First Framingham Heart Study industry collaboration to focus on CV biomarkers

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In the first public-private partnership for the 60-year Framingham Heart Study, BG Medicine will join with the National Heart, Lung and Blood Institute (NHLBI), the National Institutes of Health (NIH) and Boston University to develop a blood test that could predict heart disease in patients with no obvious symptoms.

The Waltham, Mass.-based BG Medicine, a cardiovascular (CV) diagnostic company with 45 employees, said no grant money is associated with the collaboration.

The five-year cooperative research and development agreement will conduct a series of studies to identify biomarkers which are believed to increase the risk for CV disease and diabetes. Biomarkers are indicators within genes that can be studied to determine if patients with those indicators, such as proteins or antibodies, have a higher risk for certain diseases.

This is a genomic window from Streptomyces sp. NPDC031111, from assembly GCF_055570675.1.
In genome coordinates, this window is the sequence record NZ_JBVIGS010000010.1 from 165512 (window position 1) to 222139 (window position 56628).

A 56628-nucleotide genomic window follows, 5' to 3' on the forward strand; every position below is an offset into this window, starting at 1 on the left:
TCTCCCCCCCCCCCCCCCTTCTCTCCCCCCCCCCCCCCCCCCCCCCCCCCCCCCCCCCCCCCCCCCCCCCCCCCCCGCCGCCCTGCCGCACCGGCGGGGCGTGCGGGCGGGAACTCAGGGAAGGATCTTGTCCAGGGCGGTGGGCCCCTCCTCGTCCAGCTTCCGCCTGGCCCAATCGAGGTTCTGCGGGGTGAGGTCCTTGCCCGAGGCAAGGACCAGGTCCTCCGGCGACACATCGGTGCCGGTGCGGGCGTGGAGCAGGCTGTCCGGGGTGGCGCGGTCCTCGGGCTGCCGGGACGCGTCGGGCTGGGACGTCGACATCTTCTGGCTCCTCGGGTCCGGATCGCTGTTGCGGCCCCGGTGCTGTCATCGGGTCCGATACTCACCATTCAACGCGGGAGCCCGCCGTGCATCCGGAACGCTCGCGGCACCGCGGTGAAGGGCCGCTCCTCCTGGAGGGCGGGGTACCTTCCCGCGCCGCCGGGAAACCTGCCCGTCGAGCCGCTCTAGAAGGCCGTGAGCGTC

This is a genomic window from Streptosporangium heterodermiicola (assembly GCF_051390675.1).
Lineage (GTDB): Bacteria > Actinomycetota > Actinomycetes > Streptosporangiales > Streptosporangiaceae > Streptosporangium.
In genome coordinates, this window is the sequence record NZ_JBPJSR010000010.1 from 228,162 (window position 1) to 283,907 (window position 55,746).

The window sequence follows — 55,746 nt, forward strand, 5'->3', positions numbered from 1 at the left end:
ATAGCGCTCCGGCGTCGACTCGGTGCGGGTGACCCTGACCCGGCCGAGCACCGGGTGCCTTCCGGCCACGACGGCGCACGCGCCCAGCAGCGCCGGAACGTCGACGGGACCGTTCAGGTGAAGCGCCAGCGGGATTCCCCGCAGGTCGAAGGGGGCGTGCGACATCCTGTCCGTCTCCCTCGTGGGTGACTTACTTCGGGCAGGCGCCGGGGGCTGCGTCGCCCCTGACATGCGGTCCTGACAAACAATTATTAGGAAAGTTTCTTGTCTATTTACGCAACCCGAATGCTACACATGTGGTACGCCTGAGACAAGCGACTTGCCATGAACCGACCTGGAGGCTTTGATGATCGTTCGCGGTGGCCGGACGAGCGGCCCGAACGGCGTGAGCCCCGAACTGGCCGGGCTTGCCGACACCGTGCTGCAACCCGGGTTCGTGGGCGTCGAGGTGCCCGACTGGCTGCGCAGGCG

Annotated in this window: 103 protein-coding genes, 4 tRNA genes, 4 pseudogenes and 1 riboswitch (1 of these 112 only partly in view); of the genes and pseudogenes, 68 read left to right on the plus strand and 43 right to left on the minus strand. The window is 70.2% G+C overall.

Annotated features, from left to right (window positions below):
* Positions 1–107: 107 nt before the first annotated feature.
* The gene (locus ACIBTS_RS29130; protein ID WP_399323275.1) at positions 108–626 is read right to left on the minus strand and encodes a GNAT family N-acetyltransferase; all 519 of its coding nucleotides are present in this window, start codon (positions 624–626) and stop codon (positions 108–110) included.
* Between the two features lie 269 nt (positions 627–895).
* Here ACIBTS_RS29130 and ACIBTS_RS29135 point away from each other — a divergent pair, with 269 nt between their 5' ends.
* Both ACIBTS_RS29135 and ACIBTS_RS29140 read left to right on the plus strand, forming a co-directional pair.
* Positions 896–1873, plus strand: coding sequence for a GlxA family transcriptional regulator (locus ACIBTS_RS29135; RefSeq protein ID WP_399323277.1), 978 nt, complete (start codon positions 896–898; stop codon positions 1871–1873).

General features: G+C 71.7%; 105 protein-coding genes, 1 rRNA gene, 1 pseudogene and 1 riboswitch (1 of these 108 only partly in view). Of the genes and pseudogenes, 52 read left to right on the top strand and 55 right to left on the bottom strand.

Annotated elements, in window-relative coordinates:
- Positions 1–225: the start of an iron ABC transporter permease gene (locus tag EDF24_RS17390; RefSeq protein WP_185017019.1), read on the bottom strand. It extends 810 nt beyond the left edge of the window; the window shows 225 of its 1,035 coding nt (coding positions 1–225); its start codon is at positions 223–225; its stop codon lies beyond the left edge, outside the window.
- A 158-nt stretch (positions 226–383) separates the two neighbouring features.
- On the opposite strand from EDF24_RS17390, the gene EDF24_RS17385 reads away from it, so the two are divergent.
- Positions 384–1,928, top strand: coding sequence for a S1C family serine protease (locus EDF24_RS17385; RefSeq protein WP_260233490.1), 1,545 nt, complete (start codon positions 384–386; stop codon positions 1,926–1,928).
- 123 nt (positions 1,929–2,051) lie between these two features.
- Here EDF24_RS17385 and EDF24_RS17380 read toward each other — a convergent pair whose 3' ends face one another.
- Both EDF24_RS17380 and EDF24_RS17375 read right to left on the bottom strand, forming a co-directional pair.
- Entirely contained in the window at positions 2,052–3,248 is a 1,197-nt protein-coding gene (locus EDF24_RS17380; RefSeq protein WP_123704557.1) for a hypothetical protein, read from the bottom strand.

"This new agreement takes our research to a whole new level. Imagine having a simple blood test to tell us if a patient is at high risk for a heart attack or stroke--we could do so much more to prevent or delay these often debilitating and deadly diseases," said NHLBI Director Elizabeth G. Nabel, MD.

The NHBLI launched the Framingham Heart Study in 1948 to study the development of CV disease over time. The study originally began with 5,209 people between the ages of 30 and 62 from the town of Framingham, Mass., and eventually expanded to include some of the spouses and children of the original participants. Now, there are more than 9,000 participants spanning three generations involved in the study.